Let’s Talk About Sex!

April 24th, 2018 by Max Allan Collins

Last time I discussed why I use clothing and setting descriptions for characterization, as well as to let the reader know how I see things. This was in response to complaints from readers who are bored by such material, and apparently have not developed an ability to skim.

The other complaint I’ve been getting lately – and not until lately, which is interesting – are the sex scenes in my books. Here are some typical Amazon complaints (turds in the punch bowl of many positive reviews) of Quarry’s Climax.

“As one might expect from the title, this is 33% story and 67% 14-year-old’s wet dream. If you’re 15, and still reading this stuff, better get checked out for some syndrome or another…”

“I’m a fan of the Nathan Heller series but this book was not written with an adult audience as it (sic) target. High school boys will love it; the rest of you, not so much.”

Several others took a similar tone.

Before we discuss, I request that you look at the cover of Quarry’s Climax and then read the back cover. Presumably this material was available to prospective buyers. Amazon includes the back cover copy, for example, on their listing.

Back already? Okay. Can anyone tell me why this cover, part of line famous for politically incorrect retro covers, would be on a book that lacked sexual content? How about the back cover, which tells prospective readers that the book is “raunchy,” and is about the publisher of a pornographic magazine who also runs a strip club? Any possibility, do you think, that the story within will have sexual content?

But there are actual reasons for the sexual content that have nothing to do with fairness-in-packaging. Like clothing and setting descriptions, sex scenes in my novels have to do with characterization, both of Quarry himself and the individual women.

For example, in The Wrong Quarry (perhaps my favorite Quarry novel), Quarry has affairs with an older woman and a young, wild one. Actually, the older woman is initially wild too, but as she and Quarry start having a, shall we say, loving relationship, their sex becomes rather conventional…married people sex, you might say. Meanwhile he is seduced by the young wild woman in a sex scene of flashing black lights and a waterbed and, well, you see the difference.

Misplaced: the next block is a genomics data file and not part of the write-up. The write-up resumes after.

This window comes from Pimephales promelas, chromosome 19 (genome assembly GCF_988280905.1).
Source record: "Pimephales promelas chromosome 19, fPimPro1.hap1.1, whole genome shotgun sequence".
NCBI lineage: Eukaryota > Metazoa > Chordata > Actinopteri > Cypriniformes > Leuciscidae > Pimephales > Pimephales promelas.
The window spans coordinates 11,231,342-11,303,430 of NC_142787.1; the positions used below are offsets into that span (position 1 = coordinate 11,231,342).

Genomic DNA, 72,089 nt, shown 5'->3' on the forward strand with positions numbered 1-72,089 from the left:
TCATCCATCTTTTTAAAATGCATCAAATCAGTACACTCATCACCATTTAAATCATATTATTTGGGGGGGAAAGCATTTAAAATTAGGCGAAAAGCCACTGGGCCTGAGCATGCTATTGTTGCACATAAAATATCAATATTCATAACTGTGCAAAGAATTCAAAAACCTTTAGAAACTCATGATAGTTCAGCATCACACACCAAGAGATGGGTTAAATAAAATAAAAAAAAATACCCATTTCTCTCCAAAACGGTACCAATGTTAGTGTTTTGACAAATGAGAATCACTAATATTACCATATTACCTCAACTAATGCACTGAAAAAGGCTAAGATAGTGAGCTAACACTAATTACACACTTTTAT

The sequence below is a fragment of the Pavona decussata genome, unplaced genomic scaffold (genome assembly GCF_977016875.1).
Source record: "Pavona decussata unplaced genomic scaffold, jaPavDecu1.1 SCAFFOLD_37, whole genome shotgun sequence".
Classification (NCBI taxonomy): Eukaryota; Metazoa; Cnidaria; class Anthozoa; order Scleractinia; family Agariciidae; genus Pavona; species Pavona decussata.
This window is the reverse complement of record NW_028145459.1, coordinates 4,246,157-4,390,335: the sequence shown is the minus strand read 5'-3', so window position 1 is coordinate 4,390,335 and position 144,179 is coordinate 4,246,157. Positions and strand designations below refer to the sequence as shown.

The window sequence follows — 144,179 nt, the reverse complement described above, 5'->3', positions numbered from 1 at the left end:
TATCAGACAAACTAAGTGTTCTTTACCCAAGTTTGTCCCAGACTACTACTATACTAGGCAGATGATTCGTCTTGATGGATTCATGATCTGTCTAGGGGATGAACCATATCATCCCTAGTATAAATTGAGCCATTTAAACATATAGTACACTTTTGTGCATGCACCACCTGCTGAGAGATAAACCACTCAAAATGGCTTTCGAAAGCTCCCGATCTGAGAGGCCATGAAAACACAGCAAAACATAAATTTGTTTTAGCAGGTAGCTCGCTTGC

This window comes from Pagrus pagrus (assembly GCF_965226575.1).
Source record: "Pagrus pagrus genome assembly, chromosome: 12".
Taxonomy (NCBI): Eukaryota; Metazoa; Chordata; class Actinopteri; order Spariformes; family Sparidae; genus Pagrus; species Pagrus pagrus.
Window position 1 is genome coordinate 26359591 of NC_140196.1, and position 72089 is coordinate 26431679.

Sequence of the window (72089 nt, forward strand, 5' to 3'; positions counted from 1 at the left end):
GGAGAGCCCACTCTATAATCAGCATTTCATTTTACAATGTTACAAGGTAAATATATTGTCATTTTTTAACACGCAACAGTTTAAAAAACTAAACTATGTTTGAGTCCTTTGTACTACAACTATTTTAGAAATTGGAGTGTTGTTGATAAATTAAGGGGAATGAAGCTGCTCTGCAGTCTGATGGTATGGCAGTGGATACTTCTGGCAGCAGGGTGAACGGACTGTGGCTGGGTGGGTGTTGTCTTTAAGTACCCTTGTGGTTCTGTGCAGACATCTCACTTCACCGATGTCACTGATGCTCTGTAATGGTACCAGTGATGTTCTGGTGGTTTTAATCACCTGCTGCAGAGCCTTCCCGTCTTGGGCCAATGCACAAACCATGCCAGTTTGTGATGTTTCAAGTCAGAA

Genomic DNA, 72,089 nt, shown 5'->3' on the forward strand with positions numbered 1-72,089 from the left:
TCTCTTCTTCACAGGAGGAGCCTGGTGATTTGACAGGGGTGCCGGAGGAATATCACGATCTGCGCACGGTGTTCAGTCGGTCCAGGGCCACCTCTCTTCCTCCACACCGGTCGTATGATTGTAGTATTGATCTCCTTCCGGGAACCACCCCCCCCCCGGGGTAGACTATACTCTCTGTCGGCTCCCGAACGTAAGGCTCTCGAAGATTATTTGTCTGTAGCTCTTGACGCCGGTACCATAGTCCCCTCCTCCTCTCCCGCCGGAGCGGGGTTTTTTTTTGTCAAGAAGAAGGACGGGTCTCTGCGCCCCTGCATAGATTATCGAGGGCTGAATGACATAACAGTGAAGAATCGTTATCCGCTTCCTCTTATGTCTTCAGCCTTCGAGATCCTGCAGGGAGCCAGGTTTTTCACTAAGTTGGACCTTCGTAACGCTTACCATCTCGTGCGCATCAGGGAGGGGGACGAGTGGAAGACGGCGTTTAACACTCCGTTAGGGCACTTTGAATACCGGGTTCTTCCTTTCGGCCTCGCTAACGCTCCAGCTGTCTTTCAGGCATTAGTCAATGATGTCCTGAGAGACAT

The other big factor is the story itself. When I conceive a story, it’s not out of whole cloth. I find a premise I like, think about it at length, then gradually put together an outline of sorts, which changes and grows as the novel is written. I know who did it and why, where the murder mystery is concerned, but the rest has a certain freewheeling quality. For example, in Quarry’s Climax, our “hero” has an oral sex encounter fairly early on with a stripper, which was not planned. Call it organic.

So the subject matter creates a landscape where different sorts of scenes occur. In the Nathan Heller novel, Better Dead – which has two novella-like sections – Nate encounters a beautiful female Commie in part one, and Bette Page in part two. Do you suppose that Nate gets laid at all in that novel?

But in the recently completed Do No Harm, there’s only one mild sex scene, with a recurring love interest of Nate’s, because the investigation of a brutal murder that is in part a sex crime does not lend itself to sexual shenanigans in Heller’s doings. It didn’t feel right for the tone of the book, or where Heller’s head was at. But back in Better Dead, when Bette Page gets frisky, you can bet Nate is interested.

I understand that in the Me Too era, things have gotten weird. I find it telling, and a little sad, that many of the complaints about sex in my novels clearly come from millennials and whatever the “gen” after that is called. Once upon a time, old people frowned on my smut. Now it’s smug kids who have lived very little. (I’ll pause while my son decides whether or not to edit that out.) That we’re also in the era of Fifty Shades of Grey does confuse the issue some. Are sexy books for women okay, but for men are objectionable?

Those who assume I include sex for gratuitous reasons may be partly right. As a youth, I learned from Spillane and Fleming, and they always had sex scenes sprinkled in as spice. Connery’s Bond always bedded three beauties. But what interests me most is how nobody complains about the violence. I have had not a single one of these sex complainers object to Quarry’s wholesale homicide. Heller’s, either.